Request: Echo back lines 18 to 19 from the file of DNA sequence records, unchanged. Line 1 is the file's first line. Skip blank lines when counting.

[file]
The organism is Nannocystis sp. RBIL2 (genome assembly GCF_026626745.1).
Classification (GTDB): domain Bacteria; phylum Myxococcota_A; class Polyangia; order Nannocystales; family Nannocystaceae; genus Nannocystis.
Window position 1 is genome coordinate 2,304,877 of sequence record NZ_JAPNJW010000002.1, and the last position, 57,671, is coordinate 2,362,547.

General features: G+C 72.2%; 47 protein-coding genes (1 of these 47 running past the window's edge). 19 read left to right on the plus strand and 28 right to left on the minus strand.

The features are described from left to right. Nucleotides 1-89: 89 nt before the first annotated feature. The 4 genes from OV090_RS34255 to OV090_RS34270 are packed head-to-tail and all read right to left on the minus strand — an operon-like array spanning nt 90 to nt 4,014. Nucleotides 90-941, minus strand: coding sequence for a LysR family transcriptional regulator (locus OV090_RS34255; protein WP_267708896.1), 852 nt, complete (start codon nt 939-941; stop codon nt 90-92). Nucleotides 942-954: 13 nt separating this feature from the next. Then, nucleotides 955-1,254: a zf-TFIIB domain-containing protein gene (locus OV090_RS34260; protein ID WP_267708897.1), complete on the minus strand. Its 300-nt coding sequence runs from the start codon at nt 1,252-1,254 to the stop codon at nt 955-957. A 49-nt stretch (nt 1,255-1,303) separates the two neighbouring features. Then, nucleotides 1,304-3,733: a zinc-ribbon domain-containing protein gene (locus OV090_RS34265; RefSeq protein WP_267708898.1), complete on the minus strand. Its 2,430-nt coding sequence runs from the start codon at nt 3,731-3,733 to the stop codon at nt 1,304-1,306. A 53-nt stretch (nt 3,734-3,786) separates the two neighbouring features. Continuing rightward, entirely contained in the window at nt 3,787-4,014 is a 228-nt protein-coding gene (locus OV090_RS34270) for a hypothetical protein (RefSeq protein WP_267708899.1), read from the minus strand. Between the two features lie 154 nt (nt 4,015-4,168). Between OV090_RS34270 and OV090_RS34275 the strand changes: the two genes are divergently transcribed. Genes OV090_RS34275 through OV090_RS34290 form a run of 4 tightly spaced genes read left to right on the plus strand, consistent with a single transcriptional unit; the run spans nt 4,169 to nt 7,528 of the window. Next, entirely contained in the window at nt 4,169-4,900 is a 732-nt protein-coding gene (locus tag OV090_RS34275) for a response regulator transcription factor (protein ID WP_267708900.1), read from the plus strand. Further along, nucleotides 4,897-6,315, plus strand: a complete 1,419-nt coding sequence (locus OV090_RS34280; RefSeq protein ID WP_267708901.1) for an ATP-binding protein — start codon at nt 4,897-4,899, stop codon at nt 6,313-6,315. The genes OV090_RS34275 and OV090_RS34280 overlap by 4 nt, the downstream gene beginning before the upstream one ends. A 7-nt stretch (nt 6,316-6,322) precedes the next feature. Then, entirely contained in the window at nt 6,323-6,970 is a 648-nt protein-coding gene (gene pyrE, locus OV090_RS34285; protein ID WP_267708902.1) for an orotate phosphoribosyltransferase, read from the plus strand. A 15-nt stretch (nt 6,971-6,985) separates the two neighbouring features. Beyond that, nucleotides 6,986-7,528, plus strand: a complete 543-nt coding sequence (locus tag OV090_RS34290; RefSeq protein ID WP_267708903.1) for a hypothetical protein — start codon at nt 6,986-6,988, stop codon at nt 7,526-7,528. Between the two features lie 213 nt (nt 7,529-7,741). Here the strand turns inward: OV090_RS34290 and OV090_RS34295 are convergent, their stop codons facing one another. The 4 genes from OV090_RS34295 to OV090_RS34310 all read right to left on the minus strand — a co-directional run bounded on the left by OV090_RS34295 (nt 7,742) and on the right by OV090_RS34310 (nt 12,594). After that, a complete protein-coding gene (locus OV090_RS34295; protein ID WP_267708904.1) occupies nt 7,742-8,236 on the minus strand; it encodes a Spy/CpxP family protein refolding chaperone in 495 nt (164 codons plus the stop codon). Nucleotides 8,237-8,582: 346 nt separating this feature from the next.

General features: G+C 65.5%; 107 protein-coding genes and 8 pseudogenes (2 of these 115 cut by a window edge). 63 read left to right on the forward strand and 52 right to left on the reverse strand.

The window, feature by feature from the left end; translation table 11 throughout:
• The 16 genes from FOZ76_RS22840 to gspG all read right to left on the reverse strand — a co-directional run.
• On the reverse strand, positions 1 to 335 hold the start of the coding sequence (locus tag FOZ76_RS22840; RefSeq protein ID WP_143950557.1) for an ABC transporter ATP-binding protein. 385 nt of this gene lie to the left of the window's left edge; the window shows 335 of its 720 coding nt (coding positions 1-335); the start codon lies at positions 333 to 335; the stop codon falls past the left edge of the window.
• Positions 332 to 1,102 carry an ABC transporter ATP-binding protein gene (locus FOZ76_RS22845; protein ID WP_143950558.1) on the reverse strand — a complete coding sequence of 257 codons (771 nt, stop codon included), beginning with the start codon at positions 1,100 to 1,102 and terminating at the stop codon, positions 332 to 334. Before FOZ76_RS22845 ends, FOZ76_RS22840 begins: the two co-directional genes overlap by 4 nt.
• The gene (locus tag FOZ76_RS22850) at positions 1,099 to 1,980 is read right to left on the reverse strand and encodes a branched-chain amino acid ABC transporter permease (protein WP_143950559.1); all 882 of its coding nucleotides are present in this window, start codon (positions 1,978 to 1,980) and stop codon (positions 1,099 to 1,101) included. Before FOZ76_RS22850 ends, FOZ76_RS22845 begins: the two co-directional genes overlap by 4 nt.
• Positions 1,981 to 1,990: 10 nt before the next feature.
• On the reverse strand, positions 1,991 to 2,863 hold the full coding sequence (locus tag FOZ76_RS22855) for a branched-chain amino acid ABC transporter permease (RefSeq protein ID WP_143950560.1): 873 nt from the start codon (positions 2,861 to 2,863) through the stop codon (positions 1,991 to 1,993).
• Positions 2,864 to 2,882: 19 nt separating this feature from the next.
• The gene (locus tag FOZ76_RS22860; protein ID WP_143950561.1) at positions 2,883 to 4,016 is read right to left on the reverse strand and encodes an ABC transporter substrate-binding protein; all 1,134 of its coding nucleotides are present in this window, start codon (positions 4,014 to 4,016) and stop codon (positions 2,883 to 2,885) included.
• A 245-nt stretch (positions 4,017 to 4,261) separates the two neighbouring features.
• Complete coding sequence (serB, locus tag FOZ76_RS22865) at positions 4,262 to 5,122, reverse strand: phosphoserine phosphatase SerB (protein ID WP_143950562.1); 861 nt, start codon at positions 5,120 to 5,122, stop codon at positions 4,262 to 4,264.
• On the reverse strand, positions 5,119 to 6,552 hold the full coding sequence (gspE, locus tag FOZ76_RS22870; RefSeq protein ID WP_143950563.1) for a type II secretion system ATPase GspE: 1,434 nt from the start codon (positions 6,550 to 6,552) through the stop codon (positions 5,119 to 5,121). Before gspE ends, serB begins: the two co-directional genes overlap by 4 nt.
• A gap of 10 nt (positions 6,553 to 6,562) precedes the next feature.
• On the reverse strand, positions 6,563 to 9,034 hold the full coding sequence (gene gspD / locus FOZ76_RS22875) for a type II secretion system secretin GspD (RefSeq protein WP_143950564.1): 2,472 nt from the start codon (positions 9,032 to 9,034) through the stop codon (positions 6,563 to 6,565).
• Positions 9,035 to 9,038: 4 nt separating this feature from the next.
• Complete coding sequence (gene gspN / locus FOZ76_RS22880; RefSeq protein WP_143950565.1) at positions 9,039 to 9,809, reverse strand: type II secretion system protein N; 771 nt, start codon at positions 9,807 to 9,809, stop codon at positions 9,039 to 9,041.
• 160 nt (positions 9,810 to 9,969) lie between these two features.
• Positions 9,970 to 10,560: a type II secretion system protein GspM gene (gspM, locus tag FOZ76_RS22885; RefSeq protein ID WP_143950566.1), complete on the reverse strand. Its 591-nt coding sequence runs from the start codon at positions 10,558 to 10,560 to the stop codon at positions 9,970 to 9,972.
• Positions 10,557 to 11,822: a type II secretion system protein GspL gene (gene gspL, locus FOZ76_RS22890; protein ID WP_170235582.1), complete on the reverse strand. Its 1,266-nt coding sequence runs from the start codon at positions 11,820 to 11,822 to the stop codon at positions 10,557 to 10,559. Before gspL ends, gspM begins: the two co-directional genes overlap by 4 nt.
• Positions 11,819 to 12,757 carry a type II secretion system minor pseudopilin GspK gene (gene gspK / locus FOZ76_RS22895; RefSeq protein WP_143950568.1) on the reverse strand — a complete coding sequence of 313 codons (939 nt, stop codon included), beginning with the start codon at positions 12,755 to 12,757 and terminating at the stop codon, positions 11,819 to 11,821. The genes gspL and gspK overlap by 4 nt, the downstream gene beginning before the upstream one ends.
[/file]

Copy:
• On the reverse strand, positions 5,119 to 6,552 hold the full coding sequence (gspE, locus tag FOZ76_RS22870; RefSeq protein ID WP_143950563.1) for a type II secretion system ATPase GspE: 1,434 nt from the start codon (positions 6,550 to 6,552) through the stop codon (positions 5,119 to 5,121). Before gspE ends, serB begins: the two co-directional genes overlap by 4 nt.
• A gap of 10 nt (positions 6,553 to 6,562) precedes the next feature.